U.S. v. Verwiebe, No. 16-2591 (SUTTON, Clay, Rogers).
The defendant pleaded guilty to assaulting a federal officer with a dangerous weapon and was sentenced as a career offender under the U.S. Sentencing Guidelines § 4B1.1 based on the defendant’s prior convictions for assault with a dangerous weapon with intent to do bodily harm (pursuant to 18 U.S.C. § 113(a)(3)) and assault resulting in serious bodily injury (pursuant to 18 U.S.C. § 113(a)(6)). The issue on appeal was whether each crime constituted a “crime of violence” for purposes of the career offender Guideline.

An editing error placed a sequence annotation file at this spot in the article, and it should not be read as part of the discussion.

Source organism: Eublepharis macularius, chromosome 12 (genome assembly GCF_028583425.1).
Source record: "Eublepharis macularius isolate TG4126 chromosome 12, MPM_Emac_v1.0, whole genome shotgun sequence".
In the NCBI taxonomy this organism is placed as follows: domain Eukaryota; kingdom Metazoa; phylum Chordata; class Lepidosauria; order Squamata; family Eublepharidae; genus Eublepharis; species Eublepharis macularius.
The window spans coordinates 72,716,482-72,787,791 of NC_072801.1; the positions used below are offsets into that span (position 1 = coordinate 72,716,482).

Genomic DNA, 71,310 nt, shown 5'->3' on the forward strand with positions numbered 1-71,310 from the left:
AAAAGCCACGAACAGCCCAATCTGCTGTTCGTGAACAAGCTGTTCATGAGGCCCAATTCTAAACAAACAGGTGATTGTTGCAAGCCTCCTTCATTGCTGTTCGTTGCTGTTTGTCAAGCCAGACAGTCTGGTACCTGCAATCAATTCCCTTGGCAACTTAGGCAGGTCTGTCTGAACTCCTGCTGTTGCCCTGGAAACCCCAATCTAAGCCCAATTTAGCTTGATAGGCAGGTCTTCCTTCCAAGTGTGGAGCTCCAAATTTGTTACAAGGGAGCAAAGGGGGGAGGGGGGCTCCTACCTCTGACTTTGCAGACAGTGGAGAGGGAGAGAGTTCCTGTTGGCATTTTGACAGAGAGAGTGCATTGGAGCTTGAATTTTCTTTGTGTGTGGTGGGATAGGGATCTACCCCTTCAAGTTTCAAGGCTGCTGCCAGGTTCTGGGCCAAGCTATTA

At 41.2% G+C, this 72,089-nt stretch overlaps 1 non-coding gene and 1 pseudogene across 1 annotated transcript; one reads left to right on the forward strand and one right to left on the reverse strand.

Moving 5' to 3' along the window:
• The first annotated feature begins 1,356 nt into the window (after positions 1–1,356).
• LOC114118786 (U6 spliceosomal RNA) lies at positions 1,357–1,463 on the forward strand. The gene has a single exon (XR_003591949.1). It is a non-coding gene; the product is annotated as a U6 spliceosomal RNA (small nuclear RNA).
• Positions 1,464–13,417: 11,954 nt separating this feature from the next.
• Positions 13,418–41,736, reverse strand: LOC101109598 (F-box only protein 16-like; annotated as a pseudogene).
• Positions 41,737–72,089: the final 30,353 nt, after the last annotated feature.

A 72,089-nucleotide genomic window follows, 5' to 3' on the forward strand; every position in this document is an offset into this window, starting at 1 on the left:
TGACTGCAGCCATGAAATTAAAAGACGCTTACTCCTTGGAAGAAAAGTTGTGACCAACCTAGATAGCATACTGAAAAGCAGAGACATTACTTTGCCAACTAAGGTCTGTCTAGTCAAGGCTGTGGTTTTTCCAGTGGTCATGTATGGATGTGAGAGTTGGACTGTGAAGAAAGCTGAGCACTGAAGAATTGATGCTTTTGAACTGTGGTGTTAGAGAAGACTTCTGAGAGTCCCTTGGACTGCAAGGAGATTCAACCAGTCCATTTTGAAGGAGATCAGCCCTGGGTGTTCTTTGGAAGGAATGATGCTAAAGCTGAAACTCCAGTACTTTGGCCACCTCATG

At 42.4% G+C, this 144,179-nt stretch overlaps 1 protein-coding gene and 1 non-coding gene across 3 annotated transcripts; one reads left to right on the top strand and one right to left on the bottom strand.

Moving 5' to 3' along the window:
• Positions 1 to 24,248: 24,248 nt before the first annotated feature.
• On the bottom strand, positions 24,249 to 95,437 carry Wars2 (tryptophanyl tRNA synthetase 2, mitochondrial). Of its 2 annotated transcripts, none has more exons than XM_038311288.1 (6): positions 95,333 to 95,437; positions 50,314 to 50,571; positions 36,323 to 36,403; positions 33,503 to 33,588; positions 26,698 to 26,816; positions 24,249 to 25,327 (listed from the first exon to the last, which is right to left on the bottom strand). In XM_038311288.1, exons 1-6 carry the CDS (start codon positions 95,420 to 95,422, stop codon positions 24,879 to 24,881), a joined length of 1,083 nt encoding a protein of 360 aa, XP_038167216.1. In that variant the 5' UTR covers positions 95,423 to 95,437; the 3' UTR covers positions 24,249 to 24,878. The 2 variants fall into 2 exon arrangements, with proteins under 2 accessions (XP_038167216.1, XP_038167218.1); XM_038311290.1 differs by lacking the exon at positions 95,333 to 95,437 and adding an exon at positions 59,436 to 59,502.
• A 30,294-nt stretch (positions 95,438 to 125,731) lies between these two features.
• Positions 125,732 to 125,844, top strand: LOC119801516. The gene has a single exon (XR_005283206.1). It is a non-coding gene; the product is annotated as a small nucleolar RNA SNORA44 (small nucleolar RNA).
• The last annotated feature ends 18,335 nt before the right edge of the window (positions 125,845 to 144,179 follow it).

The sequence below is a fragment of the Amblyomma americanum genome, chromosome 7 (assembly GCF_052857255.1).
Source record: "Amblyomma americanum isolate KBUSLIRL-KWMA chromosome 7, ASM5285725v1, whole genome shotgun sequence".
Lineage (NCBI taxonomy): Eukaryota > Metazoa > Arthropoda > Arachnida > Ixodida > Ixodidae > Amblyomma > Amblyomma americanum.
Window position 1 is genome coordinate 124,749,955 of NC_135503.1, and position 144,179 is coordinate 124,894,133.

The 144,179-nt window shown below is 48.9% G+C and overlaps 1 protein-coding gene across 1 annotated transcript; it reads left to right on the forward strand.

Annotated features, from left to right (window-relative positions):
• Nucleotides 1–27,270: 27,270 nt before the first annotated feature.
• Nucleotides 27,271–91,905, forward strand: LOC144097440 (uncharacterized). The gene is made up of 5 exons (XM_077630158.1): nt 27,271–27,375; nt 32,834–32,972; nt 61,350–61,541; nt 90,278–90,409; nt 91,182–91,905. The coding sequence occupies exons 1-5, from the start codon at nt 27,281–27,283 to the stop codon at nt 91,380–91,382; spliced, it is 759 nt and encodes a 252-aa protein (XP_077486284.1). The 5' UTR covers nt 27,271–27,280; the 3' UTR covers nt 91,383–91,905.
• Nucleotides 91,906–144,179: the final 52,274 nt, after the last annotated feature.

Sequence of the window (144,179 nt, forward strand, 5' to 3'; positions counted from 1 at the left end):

The Sixth Circuit held that each was a crime of violence, and affirmed the sentence. As for § 113(a)(3) assault, the Court reasoned that simple assault already involves some use or threat of physical force, so the use of a dangerous weapon transforms the force into the type of violent force necessary to constitute a crime of violence. As for § 113(a)(6) assault, the Court relied on Circuit precedent in holding that crimes requiring proof of serious physical injury necessarily require proof of violent physical force.